Coming to the table at Jinek is exciting. Add to that your table guests Diederik Gommers and the Rotterdam mayor Ahmed Aboutaleb and the stress is complete. Stress is not just an emotional experience – it is primarily a physiological process. Although stress can sometimes also motivate, in rare cases it locks things up. That is called the stress response.
We also know this stress response as fight, flight, freeze. That process is triggered when your brain experiences a threat. The amygdala (your brain’s security system) sends a message to the hypothalamus (control center), which in turn triggers a series of hormones to enable your body to fight the threat. That’s when you start to feel the effect: a faster heartbeat, troubled breathing, tingling… All meant to enable your body to run away very quickly.
But that is of no use to you at Jinek.
The threats of modern life are not always physical. Stressors such as an exciting performance lead to a disproportionate physical response that is not very useful for the situation you are in. The embarrassing performance of Famke Louise was an example of this. A few years ago we also saw director Michael Bay have a frozen moment on stage when his technique let him down (and read how to avoid that here).
How do you un-freeze?
Fortunately, your body also has a process of applying the brakes, but unfortunately, this only takes effect after ten to fifteen minutes when the threat is gone. With a number of techniques, you can initiate or accelerate this process earlier.
1.Use your breathing. The body sends messages to your brain via the speed and quality of your breathing, among other things. Where a quick inhalation activates your body, a quiet exhalation provides a calming effect. Earlier we wrote an article here about how you can use breathing in your preparation.
2.Work the physical energy out of your system. Since most stressors these days are no longer physical, your body is left with all kinds of energy that it cannot release. Simpler: your body wants to run or fight, but since you stay put, you also stay with that energy. One way to get rid of that is to become very active. Just walking up and downstairs, some push-ups can help to give that energy a place.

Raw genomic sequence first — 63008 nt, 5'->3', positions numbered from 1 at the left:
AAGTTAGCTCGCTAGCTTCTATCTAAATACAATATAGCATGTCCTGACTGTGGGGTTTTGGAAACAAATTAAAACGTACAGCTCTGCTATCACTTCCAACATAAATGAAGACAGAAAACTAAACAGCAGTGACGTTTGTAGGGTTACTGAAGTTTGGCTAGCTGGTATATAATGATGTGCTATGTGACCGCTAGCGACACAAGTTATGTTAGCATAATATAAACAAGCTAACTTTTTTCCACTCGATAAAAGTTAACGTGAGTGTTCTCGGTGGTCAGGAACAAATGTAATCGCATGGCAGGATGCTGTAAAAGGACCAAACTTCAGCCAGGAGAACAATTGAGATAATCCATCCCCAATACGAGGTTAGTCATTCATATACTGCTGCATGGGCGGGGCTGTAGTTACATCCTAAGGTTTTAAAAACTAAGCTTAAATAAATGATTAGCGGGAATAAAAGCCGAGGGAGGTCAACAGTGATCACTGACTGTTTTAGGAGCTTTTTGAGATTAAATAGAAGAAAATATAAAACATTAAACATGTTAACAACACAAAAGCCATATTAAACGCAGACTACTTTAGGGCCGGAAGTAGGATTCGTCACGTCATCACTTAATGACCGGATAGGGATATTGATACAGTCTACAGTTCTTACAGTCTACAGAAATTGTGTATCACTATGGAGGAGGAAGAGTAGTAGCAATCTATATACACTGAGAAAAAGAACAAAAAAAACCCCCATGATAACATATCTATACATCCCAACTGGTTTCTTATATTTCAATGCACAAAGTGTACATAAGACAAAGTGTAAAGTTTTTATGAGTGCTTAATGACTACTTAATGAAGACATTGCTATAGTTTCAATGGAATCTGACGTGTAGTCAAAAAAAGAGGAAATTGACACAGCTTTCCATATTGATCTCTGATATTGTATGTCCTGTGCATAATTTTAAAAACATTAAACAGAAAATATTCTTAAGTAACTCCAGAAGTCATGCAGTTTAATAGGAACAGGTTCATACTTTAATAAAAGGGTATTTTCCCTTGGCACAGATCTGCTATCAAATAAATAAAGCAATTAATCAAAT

3.‘Vaccinate’ yourself, of course, is a great breathing tip. But what good is it if you can no longer come up with that because of your freeze response? That is why it is valuable to prepare your mind and body for these kinds of situations. So if you know that you are sensitive to such situations, it helps to practice the aforementioned breathing exercises more often. Visualizing the situation in advance can also help prepare your body for the situation so that it is less likely to overreact.
4.Reframe the stress. This one sounds a bit crazy. But stress is not always negative. In fact, there are few things in your life that are worthwhile, but that does not involve stress. Career, study, entrepreneurship, relationships, parenting… they are all accompanied by a good dose of stress. A Harvard study shows that people who know how to use the feeling of stress give better presentations in difficult situations than those who know how to chug away from the stress. So be aware of your physical response to the stress situation, accept it, and use it.
A small footnote: These are, of course, tips on how to deal better with incidental stress during tense performances – stress that almost everyone experiences. If you suffer from chronic stress, anxiety or panic attacks, it may be better to speak to a professional in this area.
Debatrix is a leading expert in (remote) persuasive communication. Based in Europe, we offer executive coaching, persuasion consulting and trainings on TED-worthy presenting, how to influence and inspire, storytelling, debating, framing and dealing with difficult questions.